Why has India failed to design, develop, manufacture and use in operations its own indigenous defence machines over 70 years-a pertinent question in my minds and in the minds of almost all knowledgeable Indians? I have been following the defence sector since Modi government took over and announced ‘Make in India’ and the Strategic Partnership Policy (SPP). My views are as follows: 1. None of the governments since Independence even after the wars with China and Pakistan gave the defence production its due priority. Recent Doklam controversy with the Chinese has further reminded us that India must pay attention to defence production of its own. We must produce most of our defence machines and equipment indigenously. And let me confirm with my life long experience of manufacturing and management that it is very much possible.
2. The governments prodded by bureaucrats and defence forces instead of making the sophisticated defence machines such as tanks, missiles, artillery guns or even ammunitions have been and eventoday prefer to import , may be to allure the two most powerful nations on its side. At one time, most of our defence imports were from Soviet Russia and now after the end of Cold War, we are turning to buy more and more from USA and its allies, and keep on importing 70% of the total defence requirements. Modi made an effort but that was half hearted. There is hardly any effective cooperation and understanding between the DRDO or manufacturing DPSUs, technical decision makers of defence forces and bureaucrats of the defence ministry.
3. Over the years, no restructuring of DPSUs have ever be thought off to bring productivity and efficiency or making companies like HAL accountable to produce efficiently to meet the demand of the country, leave aside the export. HAL certainly would have by now four five world class fully integrated factories to design, develop, and produce the quantity required to meet Airforce requirements of helicopters, fighters, bombers, or for that matters drones of latest generations. HAL facilities, management system and human resources would have been world class. I wonder why if the finance ministry can have a world reputed economists as CEA, why defence ministry and defence production should not have one similar position. Can someone in government answer why the shipbuilders for Indian Navy be under two ministries- shipping as well as defence?
4. It is very difficult for a private company to enter as vendors of components to DPSUs not because private sector manufacturing unit can’t design, develop, and deliver the quality items in time but because of procedural hurdle, corruption and delays. There are already private companies in manufacturing sector in India that are exporting worth about 1-2 billions dollor. The same is true for a really new defence machine required to be built for defence forces. A private entrepreneur feels getting ragged and looted by all levels of personnels of the PSU at every step to whom it tries to supply. Reasons are a lot of discriminatory power and some times unwritten rules.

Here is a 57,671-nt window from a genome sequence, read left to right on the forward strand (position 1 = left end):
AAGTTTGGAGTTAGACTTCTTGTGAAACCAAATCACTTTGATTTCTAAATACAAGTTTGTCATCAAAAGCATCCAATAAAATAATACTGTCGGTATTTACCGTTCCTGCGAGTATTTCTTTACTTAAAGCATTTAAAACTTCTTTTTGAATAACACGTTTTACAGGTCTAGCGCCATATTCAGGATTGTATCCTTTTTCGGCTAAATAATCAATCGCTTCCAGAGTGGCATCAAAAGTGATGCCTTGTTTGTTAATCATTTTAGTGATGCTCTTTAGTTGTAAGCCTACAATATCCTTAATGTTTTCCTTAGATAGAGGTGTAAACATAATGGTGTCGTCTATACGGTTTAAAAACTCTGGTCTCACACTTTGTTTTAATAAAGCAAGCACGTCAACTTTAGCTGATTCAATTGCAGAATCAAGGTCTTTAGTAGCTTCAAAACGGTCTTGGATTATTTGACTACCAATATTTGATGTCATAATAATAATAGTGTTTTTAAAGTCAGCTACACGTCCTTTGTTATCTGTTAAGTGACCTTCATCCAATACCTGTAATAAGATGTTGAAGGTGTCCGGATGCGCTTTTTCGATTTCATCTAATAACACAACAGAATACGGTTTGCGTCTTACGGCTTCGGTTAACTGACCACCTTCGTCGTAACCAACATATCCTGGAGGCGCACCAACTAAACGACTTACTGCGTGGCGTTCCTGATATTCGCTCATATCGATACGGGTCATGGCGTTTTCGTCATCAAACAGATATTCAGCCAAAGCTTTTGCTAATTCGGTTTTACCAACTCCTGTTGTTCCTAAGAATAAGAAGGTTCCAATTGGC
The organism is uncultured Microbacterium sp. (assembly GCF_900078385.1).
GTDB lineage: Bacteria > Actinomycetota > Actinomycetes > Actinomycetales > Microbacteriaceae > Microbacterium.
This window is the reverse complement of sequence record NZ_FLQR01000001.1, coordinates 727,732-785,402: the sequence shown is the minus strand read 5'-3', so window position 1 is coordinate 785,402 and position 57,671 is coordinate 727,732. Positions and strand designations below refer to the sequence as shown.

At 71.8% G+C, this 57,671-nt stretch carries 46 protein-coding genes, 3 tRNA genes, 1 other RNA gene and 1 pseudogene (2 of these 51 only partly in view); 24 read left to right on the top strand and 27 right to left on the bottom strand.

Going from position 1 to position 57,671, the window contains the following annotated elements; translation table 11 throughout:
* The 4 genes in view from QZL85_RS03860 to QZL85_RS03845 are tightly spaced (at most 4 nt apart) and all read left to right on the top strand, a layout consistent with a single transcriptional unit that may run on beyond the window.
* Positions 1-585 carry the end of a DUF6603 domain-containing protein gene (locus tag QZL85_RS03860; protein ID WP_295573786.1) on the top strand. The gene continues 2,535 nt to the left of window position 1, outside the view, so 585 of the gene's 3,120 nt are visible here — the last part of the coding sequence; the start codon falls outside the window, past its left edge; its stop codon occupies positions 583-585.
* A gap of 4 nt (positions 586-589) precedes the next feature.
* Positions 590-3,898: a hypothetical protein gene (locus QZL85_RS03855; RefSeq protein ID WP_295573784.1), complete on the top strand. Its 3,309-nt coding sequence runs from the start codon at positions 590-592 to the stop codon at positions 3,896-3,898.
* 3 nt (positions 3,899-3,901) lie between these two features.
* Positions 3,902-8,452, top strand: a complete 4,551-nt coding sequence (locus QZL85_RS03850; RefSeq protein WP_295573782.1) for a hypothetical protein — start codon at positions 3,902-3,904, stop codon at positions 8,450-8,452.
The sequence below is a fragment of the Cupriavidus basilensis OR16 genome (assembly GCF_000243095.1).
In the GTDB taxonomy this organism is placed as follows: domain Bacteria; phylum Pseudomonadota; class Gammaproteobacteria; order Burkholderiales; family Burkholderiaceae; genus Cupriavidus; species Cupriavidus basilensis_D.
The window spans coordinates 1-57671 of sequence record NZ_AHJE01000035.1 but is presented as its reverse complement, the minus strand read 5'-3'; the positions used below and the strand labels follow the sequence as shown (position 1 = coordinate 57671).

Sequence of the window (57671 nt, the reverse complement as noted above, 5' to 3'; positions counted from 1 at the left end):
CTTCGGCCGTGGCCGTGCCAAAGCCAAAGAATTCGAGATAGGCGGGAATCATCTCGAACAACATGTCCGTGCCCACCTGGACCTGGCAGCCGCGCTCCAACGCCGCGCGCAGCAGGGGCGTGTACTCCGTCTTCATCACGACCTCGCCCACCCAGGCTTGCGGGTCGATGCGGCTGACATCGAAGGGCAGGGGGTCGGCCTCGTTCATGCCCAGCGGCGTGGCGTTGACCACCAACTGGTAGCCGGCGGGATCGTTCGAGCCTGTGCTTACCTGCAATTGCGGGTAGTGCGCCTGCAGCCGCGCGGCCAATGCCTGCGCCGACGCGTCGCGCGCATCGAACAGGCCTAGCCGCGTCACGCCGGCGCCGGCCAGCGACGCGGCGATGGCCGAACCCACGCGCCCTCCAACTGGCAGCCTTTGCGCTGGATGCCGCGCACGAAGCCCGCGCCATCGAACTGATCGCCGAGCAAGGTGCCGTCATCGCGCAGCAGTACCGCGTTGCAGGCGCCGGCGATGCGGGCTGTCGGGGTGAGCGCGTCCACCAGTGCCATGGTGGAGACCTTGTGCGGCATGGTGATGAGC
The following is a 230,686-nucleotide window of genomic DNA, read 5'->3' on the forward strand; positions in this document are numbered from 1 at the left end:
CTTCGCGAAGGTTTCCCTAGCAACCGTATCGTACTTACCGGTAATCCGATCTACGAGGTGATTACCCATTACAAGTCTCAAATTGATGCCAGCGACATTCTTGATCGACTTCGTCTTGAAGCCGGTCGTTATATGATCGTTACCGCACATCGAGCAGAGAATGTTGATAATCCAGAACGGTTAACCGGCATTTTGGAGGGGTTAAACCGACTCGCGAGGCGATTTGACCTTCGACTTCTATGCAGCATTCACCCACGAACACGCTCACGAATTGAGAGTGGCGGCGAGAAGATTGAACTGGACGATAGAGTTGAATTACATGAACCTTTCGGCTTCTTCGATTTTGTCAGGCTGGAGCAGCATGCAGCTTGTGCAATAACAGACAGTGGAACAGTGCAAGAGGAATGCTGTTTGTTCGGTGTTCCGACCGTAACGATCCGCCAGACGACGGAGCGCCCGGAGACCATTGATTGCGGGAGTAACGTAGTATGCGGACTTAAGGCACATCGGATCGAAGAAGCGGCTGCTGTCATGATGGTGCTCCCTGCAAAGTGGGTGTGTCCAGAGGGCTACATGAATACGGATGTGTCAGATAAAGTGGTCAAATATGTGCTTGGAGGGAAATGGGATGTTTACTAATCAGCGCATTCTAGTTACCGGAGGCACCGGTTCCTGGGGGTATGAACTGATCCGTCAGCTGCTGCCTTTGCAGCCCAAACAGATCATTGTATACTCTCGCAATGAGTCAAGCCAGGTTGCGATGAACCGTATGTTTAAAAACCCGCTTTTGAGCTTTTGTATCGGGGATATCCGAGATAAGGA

5. Another major building delays in product development, testing and induction are the Defence Forces’ such as navy the penchant for the latest, with admirals demanding that each warship incorporates newer and more sophisticated technology till last as they go on learning about them from different sources. After indegeneously building INS Vikrant, the navy would have gone for the next INS Vishal as decided earlier, or after building nuclear sumarine INS Arihant, to Aridaman to build the required strength of the navy with already acquired technologies. The navy admiral must understand the timeframe of design freeze. Major vendors would have also got confidence. But both the projects are getting delayed for one reason or the other from bureaucrats or naval headquarter. http://ajaishukla.blogspot.in/search/label/Private%20Sector
6. The in-depth study of the stories till date of the indigenous manufacture of Arjuna, the Main Battle Tank, Tejas, the single engine Fighter, submarines and ships built at our own dockyards, Dhanush of OFB (http://www.frontline.in/the-nation/gunning-for-dhanush/article9921665.ece?homepage=true ), and artillery guns built by Tata SED and Bharat Forge, Punj Lloyd bare open the weaknesses in our defence procurement system, the discouraging anti national and irrational roles played by the defence force officers and bureaucrats of defence ministry. The PM and Defence ministers till date have failed to bring a transformation in the management and reorganisation of defence production organisations and a cohesive relation in researchers, developers, manufacturers and users. I wish there comes a pragmatic revelation to the head of the country.